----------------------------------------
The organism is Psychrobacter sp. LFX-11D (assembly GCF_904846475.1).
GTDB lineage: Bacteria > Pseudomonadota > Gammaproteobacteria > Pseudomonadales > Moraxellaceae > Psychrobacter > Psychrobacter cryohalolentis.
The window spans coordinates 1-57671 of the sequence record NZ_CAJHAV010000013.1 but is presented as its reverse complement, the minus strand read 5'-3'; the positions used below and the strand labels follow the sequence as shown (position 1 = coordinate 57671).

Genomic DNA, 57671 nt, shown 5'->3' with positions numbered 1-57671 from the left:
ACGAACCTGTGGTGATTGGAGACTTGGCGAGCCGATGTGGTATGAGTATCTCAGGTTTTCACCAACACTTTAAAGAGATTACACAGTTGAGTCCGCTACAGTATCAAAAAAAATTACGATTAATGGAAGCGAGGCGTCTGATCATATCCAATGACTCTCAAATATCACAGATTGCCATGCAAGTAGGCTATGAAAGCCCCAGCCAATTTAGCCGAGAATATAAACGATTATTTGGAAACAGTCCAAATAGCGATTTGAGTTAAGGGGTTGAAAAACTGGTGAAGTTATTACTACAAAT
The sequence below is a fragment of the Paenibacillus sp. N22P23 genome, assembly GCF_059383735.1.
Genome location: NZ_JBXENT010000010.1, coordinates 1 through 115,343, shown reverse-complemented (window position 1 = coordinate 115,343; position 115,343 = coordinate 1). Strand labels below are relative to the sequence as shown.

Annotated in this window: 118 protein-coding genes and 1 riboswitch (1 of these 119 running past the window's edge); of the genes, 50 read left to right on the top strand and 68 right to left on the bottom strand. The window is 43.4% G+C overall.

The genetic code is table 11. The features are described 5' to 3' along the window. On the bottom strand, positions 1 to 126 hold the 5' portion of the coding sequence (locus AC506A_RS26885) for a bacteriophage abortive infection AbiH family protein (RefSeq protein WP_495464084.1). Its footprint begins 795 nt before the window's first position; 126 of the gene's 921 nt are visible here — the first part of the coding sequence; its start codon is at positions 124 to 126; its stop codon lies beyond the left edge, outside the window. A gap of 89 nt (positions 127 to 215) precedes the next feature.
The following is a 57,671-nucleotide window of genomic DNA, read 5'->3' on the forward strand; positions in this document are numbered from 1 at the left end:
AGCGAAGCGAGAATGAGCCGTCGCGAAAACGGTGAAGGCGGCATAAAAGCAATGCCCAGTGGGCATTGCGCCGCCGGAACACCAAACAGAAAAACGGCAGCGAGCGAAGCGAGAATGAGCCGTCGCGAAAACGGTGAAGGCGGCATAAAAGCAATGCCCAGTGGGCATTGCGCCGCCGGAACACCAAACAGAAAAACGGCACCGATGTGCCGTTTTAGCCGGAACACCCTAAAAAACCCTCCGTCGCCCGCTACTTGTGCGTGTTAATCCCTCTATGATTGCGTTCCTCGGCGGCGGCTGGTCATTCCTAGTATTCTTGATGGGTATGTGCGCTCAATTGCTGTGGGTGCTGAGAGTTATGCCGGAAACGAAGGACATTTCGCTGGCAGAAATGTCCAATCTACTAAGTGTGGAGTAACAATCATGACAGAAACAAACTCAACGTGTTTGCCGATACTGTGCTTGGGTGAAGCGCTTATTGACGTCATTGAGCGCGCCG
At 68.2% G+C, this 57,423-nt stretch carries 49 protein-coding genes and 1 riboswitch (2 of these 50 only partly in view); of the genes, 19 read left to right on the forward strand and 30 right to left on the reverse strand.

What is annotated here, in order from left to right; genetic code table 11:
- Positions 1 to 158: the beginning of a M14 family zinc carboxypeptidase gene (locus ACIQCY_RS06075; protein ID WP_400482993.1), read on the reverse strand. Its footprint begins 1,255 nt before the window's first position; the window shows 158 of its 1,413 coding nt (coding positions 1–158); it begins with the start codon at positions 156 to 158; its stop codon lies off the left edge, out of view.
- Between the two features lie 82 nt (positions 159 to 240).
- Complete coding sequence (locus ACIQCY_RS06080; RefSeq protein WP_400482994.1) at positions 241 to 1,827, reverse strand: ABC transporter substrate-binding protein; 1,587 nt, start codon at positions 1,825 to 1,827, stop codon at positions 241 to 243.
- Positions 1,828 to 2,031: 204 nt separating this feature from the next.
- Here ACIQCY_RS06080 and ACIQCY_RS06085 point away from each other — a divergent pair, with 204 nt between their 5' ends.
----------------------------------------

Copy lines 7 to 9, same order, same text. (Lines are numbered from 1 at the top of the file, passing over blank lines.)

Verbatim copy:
Genome location: NZ_JBXENT010000010.1, coordinates 1 through 115,343, shown reverse-complemented (window position 1 = coordinate 115,343; position 115,343 = coordinate 1). Strand labels below are relative to the sequence as shown.

Annotated in this window: 118 protein-coding genes and 1 riboswitch (1 of these 119 running past the window's edge); of the genes, 50 read left to right on the top strand and 68 right to left on the bottom strand. The window is 43.4% G+C overall.

The genetic code is table 11. The features are described 5' to 3' along the window. On the bottom strand, positions 1 to 126 hold the 5' portion of the coding sequence (locus AC506A_RS26885) for a bacteriophage abortive infection AbiH family protein (RefSeq protein WP_495464084.1). Its footprint begins 795 nt before the window's first position; 126 of the gene's 921 nt are visible here — the first part of the coding sequence; its start codon is at positions 124 to 126; its stop codon lies beyond the left edge, outside the window. A gap of 89 nt (positions 127 to 215) precedes the next feature.